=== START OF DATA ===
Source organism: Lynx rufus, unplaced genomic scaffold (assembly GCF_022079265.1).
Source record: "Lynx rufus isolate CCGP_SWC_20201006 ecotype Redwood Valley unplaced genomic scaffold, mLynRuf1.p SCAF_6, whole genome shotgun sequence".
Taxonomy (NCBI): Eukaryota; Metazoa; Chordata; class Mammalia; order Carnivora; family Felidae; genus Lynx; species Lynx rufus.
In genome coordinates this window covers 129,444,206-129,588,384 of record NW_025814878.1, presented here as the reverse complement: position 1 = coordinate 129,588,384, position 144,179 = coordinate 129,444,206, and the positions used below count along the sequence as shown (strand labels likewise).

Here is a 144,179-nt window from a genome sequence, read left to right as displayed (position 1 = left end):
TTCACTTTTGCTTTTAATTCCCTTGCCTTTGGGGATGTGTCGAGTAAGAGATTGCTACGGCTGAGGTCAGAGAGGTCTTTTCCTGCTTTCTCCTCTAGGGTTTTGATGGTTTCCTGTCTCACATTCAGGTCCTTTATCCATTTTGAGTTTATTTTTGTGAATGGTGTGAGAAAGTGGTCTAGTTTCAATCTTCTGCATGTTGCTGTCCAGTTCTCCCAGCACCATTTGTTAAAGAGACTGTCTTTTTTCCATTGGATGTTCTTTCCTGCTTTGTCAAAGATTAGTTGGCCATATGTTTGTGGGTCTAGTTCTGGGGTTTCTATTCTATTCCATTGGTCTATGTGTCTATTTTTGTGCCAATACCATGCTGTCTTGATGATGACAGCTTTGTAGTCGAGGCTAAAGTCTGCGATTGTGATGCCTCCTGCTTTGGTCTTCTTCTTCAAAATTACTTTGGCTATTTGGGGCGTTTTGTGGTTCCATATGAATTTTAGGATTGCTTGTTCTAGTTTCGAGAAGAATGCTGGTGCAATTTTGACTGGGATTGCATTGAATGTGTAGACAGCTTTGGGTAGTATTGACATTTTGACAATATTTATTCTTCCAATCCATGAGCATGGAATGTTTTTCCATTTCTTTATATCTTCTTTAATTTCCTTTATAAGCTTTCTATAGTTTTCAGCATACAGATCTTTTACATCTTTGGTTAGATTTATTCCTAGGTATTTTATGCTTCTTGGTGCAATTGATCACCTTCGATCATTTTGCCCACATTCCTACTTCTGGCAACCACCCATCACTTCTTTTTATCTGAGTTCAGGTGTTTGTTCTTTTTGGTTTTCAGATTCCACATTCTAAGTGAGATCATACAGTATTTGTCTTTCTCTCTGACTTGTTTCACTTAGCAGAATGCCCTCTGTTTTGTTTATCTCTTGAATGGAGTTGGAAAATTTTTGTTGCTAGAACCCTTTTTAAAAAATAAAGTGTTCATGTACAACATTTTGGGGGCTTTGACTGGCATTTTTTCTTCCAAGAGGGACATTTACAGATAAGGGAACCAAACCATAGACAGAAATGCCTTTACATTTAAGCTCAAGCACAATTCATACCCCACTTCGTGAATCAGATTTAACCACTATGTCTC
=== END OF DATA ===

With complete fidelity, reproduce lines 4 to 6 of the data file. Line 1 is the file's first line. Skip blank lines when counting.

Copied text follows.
In genome coordinates this window covers 129,444,206-129,588,384 of record NW_025814878.1, presented here as the reverse complement: position 1 = coordinate 129,588,384, position 144,179 = coordinate 129,444,206, and the positions used below count along the sequence as shown (strand labels likewise).

Here is a 144,179-nt window from a genome sequence, read left to right as displayed (position 1 = left end):
TTCACTTTTGCTTTTAATTCCCTTGCCTTTGGGGATGTGTCGAGTAAGAGATTGCTACGGCTGAGGTCAGAGAGGTCTTTTCCTGCTTTCTCCTCTAGGGTTTTGATGGTTTCCTGTCTCACATTCAGGTCCTTTATCCATTTTGAGTTTATTTTTGTGAATGGTGTGAGAAAGTGGTCTAGTTTCAATCTTCTGCATGTTGCTGTCCAGTTCTCCCAGCACCATTTGTTAAAGAGACTGTCTTTTTTCCATTGGATGTTCTTTCCTGCTTTGTCAAAGATTAGTTGGCCATATGTTTGTGGGTCTAGTTCTGGGGTTTCTATTCTATTCCATTGGTCTATGTGTCTATTTTTGTGCCAATACCATGCTGTCTTGATGATGACAGCTTTGTAGTCGAGGCTAAAGTCTGCGATTGTGATGCCTCCTGCTTTGGTCTTCTTCTTCAAAATTACTTTGGCTATTTGGGGCGTTTTGTGGTTCCATATGAATTTTAGGATTGCTTGTTCTAGTTTCGAGAAGAATGCTGGTGCAATTTTGACTGGGATTGCATTGAATGTGTAGACAGCTTTGGGTAGTATTGACATTTTGACAATATTTATTCTTCCAATCCATGAGCATGGAATGTTTTTCCATTTCTTTATATCTTCTTTAATTTCCTTTATAAGCTTTCTATAGTTTTCAGCATACAGATCTTTTACATCTTTGGTTAGATTTATTCCTAGGTATTTTATGCTTCTTGGTGCAATTGATCACCTTCGATCATTTTGCCCACATTCCTACTTCTGGCAACCACCCATCACTTCTTTTTATCTGAGTTCAGGTGTTTGTTCTTTTTGGTTTTCAGATTCCACATTCTAAGTGAGATCATACAGTATTTGTCTTTCTCTCTGACTTGTTTCACTTAGCAGAATGCCCTCTGTTTTGTTTATCTCTTGAATGGAGTTGGAAAATTTTTGTTGCTAGAACCCTTTTTAAAAAATAAAGTGTTCATGTACAACATTTTGGGGGCTTTGACTGGCATTTTTTCTTCCAAGAGGGACATTTACAGATAAGGGAACCAAACCATAGACAGAAATGCCTTTACATTTAAGCTCAAGCACAATTCATACCCCACTTCGTGAATCAGATTTAACCACTATGTCTC